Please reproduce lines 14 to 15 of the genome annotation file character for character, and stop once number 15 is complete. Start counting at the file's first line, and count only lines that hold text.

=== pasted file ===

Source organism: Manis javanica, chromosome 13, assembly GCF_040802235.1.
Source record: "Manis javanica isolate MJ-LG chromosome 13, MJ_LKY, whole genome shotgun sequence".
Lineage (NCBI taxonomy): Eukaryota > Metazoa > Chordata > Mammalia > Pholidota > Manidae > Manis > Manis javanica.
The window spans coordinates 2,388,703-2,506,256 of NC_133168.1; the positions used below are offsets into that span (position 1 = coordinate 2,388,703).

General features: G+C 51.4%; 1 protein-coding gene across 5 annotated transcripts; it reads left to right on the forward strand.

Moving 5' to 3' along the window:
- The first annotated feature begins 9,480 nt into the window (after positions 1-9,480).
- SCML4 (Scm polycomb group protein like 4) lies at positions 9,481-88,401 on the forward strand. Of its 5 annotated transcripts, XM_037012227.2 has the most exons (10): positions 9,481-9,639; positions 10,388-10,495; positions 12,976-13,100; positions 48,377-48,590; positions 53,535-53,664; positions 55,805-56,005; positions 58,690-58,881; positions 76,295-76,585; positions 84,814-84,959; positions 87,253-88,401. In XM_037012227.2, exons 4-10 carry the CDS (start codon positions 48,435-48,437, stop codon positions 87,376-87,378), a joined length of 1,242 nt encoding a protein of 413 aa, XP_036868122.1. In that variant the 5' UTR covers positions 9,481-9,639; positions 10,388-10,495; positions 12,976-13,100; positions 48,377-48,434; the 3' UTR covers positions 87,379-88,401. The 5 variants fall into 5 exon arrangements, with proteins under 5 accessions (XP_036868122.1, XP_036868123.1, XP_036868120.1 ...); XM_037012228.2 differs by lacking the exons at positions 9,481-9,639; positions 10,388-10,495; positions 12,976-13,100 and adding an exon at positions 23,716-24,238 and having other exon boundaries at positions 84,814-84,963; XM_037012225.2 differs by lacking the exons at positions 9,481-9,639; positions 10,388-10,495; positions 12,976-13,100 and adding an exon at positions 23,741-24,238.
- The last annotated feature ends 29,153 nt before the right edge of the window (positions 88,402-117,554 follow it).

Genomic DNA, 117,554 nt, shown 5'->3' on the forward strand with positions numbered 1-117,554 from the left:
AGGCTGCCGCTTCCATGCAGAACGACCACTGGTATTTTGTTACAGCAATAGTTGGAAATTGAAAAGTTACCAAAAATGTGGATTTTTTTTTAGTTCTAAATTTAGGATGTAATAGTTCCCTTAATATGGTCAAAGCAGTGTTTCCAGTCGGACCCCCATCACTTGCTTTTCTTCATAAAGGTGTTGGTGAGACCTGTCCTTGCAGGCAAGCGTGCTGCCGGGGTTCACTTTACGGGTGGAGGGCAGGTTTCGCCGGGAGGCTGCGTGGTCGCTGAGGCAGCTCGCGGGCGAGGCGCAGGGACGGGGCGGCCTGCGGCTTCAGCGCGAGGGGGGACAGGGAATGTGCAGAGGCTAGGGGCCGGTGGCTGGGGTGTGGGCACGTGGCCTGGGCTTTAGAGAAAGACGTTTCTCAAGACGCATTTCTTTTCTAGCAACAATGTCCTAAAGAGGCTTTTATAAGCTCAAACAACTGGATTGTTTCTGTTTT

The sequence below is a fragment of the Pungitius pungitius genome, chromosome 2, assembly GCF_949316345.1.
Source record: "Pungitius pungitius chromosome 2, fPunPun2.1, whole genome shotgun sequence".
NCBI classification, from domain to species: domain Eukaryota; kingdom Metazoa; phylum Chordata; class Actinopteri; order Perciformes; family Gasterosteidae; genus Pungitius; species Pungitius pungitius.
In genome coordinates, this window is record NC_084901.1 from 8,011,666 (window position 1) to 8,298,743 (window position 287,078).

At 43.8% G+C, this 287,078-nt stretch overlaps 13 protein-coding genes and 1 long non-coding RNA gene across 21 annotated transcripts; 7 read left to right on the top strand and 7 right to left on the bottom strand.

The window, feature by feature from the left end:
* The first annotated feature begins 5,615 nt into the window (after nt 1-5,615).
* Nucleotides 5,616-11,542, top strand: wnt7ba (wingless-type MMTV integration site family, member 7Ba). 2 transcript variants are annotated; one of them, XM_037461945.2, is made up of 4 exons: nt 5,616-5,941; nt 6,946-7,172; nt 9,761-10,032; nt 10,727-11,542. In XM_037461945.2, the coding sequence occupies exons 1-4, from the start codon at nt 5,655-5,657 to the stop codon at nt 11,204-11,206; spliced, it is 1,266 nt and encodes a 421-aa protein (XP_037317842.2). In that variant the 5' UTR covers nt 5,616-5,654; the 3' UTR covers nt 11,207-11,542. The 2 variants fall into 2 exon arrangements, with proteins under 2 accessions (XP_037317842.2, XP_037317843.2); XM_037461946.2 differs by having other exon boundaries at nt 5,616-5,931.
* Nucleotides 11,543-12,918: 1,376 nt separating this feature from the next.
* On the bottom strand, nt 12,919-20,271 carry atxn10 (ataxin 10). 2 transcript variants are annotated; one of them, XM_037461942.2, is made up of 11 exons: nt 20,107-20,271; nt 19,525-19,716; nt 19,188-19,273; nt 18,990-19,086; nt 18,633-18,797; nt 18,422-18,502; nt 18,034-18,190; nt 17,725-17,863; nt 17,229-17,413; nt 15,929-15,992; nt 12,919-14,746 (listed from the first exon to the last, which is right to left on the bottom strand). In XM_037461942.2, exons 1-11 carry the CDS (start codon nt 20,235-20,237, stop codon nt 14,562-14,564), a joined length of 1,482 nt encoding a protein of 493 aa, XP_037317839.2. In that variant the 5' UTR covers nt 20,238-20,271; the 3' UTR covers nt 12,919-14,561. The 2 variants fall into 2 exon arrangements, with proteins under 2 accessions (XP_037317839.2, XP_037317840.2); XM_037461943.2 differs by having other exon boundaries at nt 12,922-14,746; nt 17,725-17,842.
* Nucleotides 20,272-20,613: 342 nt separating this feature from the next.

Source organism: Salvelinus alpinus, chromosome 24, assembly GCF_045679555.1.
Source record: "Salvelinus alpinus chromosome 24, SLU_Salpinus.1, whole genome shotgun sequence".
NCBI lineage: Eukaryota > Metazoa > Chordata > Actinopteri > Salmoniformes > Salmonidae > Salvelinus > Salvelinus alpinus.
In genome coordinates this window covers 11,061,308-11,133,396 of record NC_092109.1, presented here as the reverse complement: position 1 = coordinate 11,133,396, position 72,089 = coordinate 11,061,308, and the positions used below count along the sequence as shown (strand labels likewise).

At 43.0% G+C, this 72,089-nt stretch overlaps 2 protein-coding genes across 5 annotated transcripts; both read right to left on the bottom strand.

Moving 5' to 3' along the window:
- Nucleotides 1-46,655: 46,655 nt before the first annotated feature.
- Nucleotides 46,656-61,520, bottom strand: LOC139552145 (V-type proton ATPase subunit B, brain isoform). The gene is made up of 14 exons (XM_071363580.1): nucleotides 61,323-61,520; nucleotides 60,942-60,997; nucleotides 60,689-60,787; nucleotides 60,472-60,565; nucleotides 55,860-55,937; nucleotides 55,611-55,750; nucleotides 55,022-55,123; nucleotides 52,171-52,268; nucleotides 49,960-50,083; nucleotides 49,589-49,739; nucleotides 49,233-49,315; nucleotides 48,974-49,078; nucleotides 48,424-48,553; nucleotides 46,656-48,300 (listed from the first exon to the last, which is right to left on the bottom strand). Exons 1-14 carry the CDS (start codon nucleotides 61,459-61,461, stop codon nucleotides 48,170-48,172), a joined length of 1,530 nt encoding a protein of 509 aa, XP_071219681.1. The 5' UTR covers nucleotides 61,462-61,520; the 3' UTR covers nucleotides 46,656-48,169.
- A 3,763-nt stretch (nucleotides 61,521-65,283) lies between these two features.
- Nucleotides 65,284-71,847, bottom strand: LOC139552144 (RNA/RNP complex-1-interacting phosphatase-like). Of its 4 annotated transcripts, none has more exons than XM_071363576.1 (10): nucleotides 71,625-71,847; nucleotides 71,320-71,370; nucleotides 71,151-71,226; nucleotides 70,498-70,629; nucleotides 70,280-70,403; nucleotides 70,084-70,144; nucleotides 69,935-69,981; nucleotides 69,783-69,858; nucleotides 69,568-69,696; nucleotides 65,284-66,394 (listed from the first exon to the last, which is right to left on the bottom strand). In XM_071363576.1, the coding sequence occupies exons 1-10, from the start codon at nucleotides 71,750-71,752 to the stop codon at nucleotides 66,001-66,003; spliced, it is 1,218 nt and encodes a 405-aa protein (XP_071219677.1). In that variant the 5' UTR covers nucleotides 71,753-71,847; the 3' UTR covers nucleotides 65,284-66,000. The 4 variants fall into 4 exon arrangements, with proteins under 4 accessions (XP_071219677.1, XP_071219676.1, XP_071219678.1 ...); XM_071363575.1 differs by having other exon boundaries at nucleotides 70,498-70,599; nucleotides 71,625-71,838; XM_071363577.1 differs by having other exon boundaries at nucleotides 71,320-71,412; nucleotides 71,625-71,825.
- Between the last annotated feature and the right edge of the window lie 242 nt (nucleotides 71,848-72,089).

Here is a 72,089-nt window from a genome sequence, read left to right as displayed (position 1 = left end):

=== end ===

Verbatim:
NCBI classification, from domain to species: domain Eukaryota; kingdom Metazoa; phylum Chordata; class Actinopteri; order Perciformes; family Gasterosteidae; genus Pungitius; species Pungitius pungitius.
In genome coordinates, this window is record NC_084901.1 from 8,011,666 (window position 1) to 8,298,743 (window position 287,078).